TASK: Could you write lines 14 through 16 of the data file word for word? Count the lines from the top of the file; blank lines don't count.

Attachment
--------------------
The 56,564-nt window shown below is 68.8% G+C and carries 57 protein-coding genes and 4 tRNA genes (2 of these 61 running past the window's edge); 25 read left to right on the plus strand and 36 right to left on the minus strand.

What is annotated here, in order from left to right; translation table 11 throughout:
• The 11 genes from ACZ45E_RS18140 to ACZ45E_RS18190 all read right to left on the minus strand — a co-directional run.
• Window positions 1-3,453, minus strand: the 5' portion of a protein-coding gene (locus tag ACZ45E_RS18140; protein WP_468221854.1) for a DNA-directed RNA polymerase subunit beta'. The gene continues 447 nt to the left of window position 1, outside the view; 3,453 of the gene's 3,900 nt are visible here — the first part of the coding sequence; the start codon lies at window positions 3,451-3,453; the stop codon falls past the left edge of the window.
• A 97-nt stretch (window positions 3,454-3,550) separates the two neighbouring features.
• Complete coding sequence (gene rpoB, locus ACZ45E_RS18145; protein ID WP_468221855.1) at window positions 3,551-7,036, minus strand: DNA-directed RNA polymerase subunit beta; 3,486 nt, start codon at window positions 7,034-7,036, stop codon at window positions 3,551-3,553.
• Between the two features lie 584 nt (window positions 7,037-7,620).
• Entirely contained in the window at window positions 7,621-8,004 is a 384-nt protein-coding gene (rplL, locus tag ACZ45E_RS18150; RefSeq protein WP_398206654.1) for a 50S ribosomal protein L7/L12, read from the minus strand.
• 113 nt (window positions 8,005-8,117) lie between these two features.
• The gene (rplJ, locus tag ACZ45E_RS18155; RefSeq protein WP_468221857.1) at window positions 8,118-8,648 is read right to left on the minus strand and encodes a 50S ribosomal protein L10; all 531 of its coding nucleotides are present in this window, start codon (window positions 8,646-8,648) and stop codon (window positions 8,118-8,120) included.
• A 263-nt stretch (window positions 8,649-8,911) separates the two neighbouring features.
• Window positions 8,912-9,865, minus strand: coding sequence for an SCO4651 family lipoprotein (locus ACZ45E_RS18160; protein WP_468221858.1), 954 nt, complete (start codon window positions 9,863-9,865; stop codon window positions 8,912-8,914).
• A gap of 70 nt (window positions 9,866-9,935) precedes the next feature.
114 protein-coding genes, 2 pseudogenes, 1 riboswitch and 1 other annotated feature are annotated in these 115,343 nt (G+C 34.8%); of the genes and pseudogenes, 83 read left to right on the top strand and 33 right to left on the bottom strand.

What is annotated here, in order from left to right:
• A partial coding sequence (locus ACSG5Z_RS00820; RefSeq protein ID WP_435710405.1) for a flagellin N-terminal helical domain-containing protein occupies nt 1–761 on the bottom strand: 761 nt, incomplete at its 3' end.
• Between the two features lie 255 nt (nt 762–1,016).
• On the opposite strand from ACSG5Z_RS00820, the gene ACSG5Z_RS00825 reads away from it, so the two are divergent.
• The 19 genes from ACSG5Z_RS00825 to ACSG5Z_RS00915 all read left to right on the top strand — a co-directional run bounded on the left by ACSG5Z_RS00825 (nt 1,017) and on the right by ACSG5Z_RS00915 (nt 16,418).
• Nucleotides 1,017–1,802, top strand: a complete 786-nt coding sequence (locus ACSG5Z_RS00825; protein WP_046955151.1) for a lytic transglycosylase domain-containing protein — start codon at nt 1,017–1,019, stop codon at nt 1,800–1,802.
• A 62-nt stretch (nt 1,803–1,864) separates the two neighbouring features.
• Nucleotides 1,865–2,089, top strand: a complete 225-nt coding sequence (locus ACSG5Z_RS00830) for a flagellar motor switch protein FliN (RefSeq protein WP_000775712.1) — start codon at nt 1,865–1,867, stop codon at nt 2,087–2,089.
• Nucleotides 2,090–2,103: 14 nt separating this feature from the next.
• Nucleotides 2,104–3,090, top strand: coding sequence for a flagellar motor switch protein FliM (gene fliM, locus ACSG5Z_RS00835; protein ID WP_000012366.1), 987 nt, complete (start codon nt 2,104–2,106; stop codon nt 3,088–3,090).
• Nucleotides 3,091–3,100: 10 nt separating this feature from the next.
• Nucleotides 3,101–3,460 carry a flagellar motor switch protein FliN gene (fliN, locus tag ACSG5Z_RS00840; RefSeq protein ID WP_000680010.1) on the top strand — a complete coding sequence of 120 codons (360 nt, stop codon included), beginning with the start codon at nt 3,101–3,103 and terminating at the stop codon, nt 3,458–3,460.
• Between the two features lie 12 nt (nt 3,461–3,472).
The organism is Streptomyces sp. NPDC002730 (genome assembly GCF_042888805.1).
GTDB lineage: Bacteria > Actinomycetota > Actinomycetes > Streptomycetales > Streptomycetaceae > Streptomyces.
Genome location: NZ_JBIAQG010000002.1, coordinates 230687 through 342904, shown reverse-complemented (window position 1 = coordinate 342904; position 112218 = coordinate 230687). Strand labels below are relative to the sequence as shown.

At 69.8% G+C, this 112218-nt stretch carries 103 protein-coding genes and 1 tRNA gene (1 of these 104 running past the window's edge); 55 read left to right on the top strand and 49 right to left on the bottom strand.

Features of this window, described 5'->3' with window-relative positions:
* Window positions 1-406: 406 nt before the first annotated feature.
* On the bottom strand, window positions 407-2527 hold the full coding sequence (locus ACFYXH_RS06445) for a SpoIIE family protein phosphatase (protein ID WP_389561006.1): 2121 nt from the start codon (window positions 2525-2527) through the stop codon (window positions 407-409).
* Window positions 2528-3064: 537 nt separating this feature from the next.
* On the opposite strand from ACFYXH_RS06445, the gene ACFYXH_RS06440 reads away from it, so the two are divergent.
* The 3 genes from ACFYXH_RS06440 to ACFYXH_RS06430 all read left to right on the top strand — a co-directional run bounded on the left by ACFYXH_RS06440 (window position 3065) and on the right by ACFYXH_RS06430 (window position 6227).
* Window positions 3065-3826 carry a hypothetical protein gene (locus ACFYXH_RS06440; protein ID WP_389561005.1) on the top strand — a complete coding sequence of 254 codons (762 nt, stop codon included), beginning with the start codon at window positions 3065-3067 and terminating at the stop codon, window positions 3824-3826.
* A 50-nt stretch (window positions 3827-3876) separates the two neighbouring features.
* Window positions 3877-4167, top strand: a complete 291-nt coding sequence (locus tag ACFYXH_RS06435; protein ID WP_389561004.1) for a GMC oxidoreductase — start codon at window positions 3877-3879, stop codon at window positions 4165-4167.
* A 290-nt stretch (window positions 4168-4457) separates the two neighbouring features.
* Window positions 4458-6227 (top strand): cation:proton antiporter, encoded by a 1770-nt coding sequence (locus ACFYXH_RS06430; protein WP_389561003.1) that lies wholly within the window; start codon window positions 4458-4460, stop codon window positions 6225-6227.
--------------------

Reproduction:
114 protein-coding genes, 2 pseudogenes, 1 riboswitch and 1 other annotated feature are annotated in these 115,343 nt (G+C 34.8%); of the genes and pseudogenes, 83 read left to right on the top strand and 33 right to left on the bottom strand.

What is annotated here, in order from left to right:
• A partial coding sequence (locus ACSG5Z_RS00820; RefSeq protein ID WP_435710405.1) for a flagellin N-terminal helical domain-containing protein occupies nt 1–761 on the bottom strand: 761 nt, incomplete at its 3' end.